A Great Bend woman’s situation is one example of what could happen if people with developmental disabilities are included in KanCare instead of the state-run Medicaid system, Ladeska “Decky” Makings cautioned.
As chief operating officer at Sunflower Diversified Services, Makings noted this woman is just one of many local and area residents that could be harmed by inclusion in KanCare. The issue is being debated in the Kansas Legislature.
The local woman, who will be called Mary, is originally from Kansas but was institutionalized in Texas because of severe disabilities. She has Prader-Willi syndrome.
“She was self-injurious and aggressive,” Makings said. “She had to be physically restrained by multiple staff members multiple times a day. She bit her arm until you could see the bone.”
Mary moved back to Kansas almost 12 years ago and started to receive support from Sunflower. With her disabilities, it is impossible to live with roommates, Makings said, adding Mary requires full-time staff assistance.
“We applied our principles of supporting the individual in meeting her own goals,” Makings recalled. “We ensured that she was in control of making her own choices such as where to live and work.
“I don’t like to use the word ‘miraculous,’” Makings continued. “But the changes in her behavior were immediate and amazing. Her aggressiveness and self-injury have almost disappeared. She is working and earning several hundred dollars a month and living successfully in her own home.”
If Mary has to go into the KanCare system for support, Makings said, there is a good chance some of Sunflower’s services will be denied.
“But if any of her supports are removed, she would rapidly revert to her previous condition,” Makings said.
If things continue to progress in the direction Gov. Sam Brownback intends, moving to the KanCare system for Medicaid payment could mean that a private, for-profit insurance company could decide what services Mary will receive. These companies are called managed care organizations (MCOs).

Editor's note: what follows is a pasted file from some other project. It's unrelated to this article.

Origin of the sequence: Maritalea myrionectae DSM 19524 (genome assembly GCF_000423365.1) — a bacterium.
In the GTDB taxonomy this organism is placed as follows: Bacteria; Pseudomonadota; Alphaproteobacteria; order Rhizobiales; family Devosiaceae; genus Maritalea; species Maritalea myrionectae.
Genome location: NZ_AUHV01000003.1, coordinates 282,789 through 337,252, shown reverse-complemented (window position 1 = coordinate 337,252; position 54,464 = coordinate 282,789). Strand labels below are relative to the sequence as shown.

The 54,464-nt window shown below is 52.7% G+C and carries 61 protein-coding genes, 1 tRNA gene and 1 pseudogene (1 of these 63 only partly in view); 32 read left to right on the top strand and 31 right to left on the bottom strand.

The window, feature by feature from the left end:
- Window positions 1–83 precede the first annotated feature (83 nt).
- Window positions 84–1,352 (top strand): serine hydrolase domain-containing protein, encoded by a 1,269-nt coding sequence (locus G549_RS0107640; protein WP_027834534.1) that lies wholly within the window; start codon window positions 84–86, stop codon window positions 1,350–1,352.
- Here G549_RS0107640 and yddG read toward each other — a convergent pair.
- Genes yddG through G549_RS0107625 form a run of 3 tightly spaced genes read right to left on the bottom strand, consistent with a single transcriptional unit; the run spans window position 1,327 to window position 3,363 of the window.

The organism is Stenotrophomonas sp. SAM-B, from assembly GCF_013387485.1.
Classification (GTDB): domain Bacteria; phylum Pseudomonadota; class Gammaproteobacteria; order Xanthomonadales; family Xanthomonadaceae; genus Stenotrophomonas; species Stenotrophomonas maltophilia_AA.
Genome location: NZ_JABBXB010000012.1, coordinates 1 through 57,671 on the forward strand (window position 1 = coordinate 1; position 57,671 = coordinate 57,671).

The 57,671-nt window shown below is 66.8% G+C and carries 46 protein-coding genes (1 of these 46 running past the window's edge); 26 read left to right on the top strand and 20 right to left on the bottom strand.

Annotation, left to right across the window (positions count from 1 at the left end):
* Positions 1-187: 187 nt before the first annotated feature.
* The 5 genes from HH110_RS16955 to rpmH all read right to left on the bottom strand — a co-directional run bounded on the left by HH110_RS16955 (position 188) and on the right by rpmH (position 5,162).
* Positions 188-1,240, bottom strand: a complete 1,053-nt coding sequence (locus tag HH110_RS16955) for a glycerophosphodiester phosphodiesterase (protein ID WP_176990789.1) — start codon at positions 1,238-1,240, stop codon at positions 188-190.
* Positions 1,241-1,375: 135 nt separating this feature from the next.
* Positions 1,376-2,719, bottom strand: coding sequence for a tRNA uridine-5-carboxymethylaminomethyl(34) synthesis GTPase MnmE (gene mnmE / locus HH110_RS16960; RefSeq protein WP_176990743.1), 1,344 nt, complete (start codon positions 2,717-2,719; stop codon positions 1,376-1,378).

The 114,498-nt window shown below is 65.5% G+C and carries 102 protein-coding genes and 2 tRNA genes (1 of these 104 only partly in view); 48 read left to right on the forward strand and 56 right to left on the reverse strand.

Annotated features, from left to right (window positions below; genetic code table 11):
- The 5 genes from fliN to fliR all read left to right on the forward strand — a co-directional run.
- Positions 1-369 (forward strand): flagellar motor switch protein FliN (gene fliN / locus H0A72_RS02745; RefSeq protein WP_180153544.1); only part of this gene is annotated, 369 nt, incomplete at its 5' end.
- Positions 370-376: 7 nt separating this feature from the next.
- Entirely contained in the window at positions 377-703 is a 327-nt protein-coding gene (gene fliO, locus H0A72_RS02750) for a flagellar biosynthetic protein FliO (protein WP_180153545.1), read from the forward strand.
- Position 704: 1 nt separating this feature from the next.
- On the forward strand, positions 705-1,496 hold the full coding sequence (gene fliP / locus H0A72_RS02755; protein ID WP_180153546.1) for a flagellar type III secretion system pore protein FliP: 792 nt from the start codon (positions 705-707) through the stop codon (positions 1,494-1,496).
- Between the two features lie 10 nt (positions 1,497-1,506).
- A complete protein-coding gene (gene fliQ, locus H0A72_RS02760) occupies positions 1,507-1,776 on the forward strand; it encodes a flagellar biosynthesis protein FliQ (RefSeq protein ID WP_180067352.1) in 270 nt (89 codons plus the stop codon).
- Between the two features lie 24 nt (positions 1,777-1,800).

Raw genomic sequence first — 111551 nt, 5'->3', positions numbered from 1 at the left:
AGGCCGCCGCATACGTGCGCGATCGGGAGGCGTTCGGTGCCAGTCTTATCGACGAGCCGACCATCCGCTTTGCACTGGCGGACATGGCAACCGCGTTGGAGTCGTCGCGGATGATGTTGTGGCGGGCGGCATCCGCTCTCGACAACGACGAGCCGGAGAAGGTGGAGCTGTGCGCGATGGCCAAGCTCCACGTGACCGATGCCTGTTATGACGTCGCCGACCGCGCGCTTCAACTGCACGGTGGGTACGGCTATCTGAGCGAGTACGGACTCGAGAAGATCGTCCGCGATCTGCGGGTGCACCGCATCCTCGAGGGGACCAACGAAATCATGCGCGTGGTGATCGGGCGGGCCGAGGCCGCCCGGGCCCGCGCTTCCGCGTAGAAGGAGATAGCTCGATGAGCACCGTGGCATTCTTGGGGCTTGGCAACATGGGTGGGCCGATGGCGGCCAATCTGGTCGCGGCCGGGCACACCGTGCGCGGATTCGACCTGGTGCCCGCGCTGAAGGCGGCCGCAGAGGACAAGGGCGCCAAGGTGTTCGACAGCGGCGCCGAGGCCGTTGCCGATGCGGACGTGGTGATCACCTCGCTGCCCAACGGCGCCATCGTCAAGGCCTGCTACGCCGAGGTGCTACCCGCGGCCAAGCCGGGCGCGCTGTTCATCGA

“The problem is that MCOs don’t understand situations such as Mary’s because they have no experience with them,” Makings said. “An MCO would assess her and determine she is doing quite well. So, her funding and support would be decreased.
“What they don’t understand is that her life would revert back to the old kinds of behaviors,” Makings explained. “She needs this support. And believe me, our community-based support is much less expensive than if she has to be institutionalized again. Taxpayers should know what is at stake here.”
Makings is equally concerned about what will happen if case management is also included in KanCare; MCOs could begin providing that support with medical-model case management. It is currently the only service that doesn’t require years on a waiting list to access.
Case managers help people identify available services; help with extensive Medicare and/or Medicaid requirements; work with school systems to ensure students get everything they need; and find resources for adaptive equipment and technology.
“Families right here in our neighborhoods deal with these difficult issues every day,” Makings said. “These MCOs are for-profit insurance companies that specialize in medical support. They don’t have experience with life-long disabilities.
“If a person with developmental disabilities is labeled ‘medical,’ it implies the person is sick and can be cured,” Makings said. “The MCO will determine how much funding is available and base decisions on the importance of saving money. This is a huge problem.”
Gov. Brownback has insisted case management will not be harmed, Makings said. “But if an MCO is involved, their primary concern could be only with medical issues and saving money. They have no experience with the wide range of Sunflower’s lifetime supports.”